Thursday, August 30, 2012

Oak Canyon Nature Center

Natural caves, Oak Canyon Nature Center, Anaheim, CA
Oak Canyon Nature Center is a lovely little sanctuary in the hills of Anaheim east of Disney.  Its relatively small scale makes it child-friendly and indeed a large group of campers noisily tramped through while I was there. I got there about 9 am on an overcast morning.

I was greeted by a family of acorn woodpeckers. These are common and very obtrusive birds in Southern California generally but this was my first encounter and I was astounded.
Acorn woodpecker, Oak Canyon Nature Center, Anaheim, CA
Social woodpeckers. Loudly vocalizing, flying about chasing each other, white wing spots flashing.

This was a good start.

Then I heard some loud sustained birdsong. Not particularly beautiful but very complex and coming from two spots at once. Up went the binoculars and...
California thrasher, Oak Canyon Nature Center, Anaheim, CA
a pair of California thrashers up in the oak trees, counter-singing, relentlessly.

I walked the Roadrunner Ridge trail on the dry (coastal sage scrub) hillside first.

Lots of bushtits, house finches, lesser goldfinches, California towhees, hummingbirds (I assume Anna's though I saw some tiny ones that may have been Costa's), some wrens (Bewick's and house), and the ever present "bouncing ball" song of the wrentit.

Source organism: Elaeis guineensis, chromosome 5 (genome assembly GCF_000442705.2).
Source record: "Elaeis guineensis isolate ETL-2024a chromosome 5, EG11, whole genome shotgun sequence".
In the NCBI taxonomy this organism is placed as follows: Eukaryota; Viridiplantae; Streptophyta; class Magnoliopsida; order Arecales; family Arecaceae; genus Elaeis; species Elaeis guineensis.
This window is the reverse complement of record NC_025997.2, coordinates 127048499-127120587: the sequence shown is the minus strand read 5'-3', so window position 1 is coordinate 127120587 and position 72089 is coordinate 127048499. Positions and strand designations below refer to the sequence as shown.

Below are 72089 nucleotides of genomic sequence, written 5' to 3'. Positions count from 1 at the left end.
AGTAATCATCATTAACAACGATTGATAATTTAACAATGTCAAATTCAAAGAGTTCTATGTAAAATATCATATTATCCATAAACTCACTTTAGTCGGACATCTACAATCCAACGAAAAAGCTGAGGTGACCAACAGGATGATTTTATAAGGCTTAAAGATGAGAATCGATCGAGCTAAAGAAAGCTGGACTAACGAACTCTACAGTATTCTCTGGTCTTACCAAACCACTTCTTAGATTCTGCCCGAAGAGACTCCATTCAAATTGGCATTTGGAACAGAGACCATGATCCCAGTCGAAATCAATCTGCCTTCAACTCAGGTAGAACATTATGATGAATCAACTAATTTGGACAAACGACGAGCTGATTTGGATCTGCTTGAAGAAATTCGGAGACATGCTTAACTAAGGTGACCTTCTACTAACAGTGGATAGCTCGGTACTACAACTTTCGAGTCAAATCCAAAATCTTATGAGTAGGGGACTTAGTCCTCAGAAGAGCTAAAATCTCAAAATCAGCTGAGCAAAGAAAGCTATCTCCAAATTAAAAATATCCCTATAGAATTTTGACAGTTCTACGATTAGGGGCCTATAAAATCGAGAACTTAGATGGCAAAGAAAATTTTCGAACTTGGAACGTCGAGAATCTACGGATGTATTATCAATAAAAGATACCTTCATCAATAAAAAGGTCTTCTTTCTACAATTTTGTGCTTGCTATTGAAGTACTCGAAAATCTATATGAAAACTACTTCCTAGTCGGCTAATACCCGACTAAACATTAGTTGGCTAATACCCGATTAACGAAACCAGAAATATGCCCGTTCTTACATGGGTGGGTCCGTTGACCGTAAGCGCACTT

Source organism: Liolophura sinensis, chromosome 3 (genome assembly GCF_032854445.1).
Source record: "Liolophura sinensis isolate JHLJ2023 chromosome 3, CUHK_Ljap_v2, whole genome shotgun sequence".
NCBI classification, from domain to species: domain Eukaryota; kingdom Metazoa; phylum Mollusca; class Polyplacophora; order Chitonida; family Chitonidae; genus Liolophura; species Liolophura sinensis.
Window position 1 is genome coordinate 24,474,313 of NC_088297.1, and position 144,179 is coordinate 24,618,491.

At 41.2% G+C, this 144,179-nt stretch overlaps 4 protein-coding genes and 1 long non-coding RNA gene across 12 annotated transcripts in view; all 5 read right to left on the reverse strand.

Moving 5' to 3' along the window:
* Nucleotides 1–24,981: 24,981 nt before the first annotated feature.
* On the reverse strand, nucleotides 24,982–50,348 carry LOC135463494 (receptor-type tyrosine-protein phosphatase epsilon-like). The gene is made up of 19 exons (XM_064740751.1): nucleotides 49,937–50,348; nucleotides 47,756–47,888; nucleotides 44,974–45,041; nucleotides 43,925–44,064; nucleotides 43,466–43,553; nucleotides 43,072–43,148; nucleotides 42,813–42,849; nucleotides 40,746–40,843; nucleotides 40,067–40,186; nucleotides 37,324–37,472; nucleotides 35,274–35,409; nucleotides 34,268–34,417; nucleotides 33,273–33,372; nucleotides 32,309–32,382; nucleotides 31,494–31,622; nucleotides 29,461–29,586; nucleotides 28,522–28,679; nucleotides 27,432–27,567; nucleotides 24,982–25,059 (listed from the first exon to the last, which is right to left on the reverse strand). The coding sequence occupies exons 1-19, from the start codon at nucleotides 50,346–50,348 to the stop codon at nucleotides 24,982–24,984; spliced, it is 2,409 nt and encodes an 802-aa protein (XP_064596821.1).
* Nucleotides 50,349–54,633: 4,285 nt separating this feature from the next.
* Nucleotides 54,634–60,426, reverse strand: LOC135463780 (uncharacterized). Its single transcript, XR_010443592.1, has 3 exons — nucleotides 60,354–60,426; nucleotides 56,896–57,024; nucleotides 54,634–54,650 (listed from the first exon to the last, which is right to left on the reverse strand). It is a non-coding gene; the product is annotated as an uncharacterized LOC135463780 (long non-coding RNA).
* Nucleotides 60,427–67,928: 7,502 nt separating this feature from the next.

And many of what may be my favorite area bird, the black phoebe.

Just like the eastern phoebe (perching in the open, tail a-flipping)
but with higher contrast, especially while hovering over prey.

Near the end of the Roadrunner Ridge trail I explored a trail spur and was stunned to come upon a substantial reservoir (ringed by a housing development). And there in the middle of the water was an elegant western grebe.
How about that?

I walked a combination of trails through the oak woodland on my way back, getting good looks at oak titmice and the speckled breast of the Nuttall's woodpecker
Nuttall's woopecker, Oak Canyon Nature Center, Anaheim, CA
The oak woodland is maintained as a riparian environment, with a picturesque brook (fed by the reservoir, I guess) running through it.
And I was shocked, while crossing a bridge to see
a wood duck drake. He didn't even fly away.

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